The Church has always produced many great saints and heroes throughout history.  Saint John saw, in his Apocalypse, “a great multitude, which no man could number, of all nations, and tribes, and peoples, and tongues, standing before the throne, and in sight of the Lamb, clothed with white robes, and palms in their hands” (Apoc. 7, 9).  Though we obviously cannot know all the saints while we are still on this earth, there are some great souls who have been officially canonized by the Church.  These saints are given to us by the Church as an example of how we should strive to attain Heaven.  By observing their holy lives, and often by reading what they wrote, we receive yet another confirmation of the immense importance of the Sign of the Cross.  Yet history provides even more evidence.  The Church has weathered many storms, and many great men have arisen over time to defend her.  These also give witness to the importance of one of the Church’s most important prayers.

            We have already examined the use of the Sign of the Cross by the early Christians.  However, many of their practices are no longer used today.  If this prayer was useful for the early Christians, but God did not will for us to imitate them, then this devotion would surely have faded from use two thousand years later.  Yet the exact opposite is the case.  We have the testimony of many great saints throughout the ages who defend with the uttermost fervor the value of the Sign of the Cross.  “Tertullian, Cyprian, Athanasius, Gregory, Basil, Augustine, Chrysostom, Jerome, Ambrose, and so many others who swell the list…all these great intelligences practiced the Sign of the Cross most assiduously, and they incessantly recommend all Christians to make it on every occasion” (Gaume 25).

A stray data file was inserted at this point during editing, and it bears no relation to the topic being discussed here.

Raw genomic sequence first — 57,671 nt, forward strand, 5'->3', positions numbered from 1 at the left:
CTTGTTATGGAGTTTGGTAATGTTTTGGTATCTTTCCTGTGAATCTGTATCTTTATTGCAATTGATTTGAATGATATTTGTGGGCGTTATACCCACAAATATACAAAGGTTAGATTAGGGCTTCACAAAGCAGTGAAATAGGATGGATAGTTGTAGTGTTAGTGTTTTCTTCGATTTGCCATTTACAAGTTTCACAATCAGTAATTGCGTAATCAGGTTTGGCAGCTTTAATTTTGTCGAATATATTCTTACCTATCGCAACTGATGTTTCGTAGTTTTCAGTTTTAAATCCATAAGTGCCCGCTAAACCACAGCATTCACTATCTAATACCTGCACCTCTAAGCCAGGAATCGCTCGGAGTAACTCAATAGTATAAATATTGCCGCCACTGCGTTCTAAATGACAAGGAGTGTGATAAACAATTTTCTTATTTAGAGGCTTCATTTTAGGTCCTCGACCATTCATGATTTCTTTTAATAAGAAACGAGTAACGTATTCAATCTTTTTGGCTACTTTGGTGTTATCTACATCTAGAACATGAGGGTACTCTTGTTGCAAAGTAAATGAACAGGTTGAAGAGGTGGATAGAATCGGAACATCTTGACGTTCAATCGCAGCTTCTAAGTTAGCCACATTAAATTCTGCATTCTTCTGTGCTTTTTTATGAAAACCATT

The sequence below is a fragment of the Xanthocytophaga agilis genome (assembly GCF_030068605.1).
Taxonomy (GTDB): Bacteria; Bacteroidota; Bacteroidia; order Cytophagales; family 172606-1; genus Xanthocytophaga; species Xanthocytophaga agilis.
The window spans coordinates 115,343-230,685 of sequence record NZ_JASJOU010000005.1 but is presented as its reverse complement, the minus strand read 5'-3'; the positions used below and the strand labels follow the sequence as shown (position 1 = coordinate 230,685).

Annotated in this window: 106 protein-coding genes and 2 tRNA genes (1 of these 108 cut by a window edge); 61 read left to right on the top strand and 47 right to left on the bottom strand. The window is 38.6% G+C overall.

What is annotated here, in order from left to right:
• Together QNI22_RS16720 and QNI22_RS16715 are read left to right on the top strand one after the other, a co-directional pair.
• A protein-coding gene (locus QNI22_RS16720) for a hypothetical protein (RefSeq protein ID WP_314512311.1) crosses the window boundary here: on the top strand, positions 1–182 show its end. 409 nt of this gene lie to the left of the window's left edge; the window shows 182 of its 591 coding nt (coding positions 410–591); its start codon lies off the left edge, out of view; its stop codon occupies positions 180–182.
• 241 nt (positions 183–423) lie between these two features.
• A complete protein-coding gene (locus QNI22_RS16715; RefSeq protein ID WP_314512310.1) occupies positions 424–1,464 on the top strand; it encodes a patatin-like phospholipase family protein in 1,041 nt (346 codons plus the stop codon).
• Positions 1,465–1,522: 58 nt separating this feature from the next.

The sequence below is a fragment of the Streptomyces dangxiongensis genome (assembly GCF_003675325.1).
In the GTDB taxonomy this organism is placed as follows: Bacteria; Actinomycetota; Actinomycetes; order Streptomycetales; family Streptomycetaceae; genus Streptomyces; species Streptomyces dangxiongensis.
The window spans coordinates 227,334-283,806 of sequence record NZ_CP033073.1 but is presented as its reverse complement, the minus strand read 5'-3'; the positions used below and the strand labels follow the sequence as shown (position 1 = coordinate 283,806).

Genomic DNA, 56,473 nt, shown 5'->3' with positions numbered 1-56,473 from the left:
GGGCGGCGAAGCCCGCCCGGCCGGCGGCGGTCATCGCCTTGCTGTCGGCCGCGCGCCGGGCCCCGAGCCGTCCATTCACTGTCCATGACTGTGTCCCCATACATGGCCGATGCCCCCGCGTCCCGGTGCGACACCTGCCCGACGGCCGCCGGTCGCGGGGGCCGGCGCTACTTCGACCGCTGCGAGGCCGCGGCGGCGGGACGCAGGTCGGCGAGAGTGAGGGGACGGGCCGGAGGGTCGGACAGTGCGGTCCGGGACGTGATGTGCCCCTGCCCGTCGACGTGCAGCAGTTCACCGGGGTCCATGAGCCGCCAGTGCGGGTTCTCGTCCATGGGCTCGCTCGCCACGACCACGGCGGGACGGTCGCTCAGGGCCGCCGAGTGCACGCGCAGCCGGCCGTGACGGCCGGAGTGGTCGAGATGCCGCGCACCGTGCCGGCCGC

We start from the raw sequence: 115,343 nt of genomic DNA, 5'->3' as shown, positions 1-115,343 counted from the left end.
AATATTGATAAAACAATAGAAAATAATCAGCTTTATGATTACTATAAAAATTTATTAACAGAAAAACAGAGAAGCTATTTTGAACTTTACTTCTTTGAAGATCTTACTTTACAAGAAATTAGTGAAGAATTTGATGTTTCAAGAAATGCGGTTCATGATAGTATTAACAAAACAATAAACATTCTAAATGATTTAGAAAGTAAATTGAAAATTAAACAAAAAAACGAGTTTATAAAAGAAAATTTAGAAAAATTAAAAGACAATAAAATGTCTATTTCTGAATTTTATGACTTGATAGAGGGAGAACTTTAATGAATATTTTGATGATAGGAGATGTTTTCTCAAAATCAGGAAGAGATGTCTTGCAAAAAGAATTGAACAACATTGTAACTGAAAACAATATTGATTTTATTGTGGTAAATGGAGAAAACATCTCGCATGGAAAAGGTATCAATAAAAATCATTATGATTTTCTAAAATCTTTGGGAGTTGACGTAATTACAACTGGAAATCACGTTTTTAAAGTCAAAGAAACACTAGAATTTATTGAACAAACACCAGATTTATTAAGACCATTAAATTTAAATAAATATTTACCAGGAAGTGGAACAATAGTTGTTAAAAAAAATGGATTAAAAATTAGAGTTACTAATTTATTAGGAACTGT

Not only have the great saints used and preached the Sign of the Cross throughout history, some of the greatest heroes of the Church have prayed it in desperate times.  Some of the greatest emperors of Christendom, such as Constantine, the first emperor to make Christianity legal, Theodosius, the spiritual son of the great St. Ambrose, Charlemagne, “Charles the Great,” who ruled over most of Europe, and St. Louis, the great French king and Crusader, all believed in the power of the Sign of the Cross.  Just before the battle of Lepanto, possibly the most important battle of Western Civilization, the commanders of the Catholic fleet, led by Don John of Austria, all made the Sign of the Cross to invoke Heaven’s aid.  The forces of the Cross then fought a tremendous battle against the followers of the Crescent and, though severely outnumbered, the Mussulman fleet was overthrown with Divine aid.  Yet again, when Vienna was besieged and Sobieski was called into battle to defend her, he made the Sign of the Cross before engaging against Islam to emerge victorious.  

This list of saints, emperors, and generals is a tiny fraction of the many great occasions when the invocation of the Sign of the Cross resulted in great victories for the Church.  History loudly proclaims the efficacy of the Sign of the Cross.  The saints encourage it, some of the greatest kings, emperors, and heroes the world has ever seen have used it with tremendous efficacy: let us listen to them.  If this small prayer with a simple gesture attached could repeatedly save empires and civilizations, how much more will it protect us in our own spiritual battles?  For just as Christendom has been assailed many times throughout history, so does the devil attack our souls.  Wage war, then, but first pray the Sign of the Cross.  Use it to remember that the battles in life, like the battles the Church continually wages, can and will be won, no matter how difficult they may be, if the Holy Trinity, God Himself, is helping you.

Works Cited

The Holy Bible, Translated from the Latin Vulgate. New Testament, English College at Rheims, 1582.

Gaume, Monsignor Jean-Joseph, The Sign of the Cross, The Desert Will Flower Press, Golgotha Monastary Island, Papa Stronsay, 2007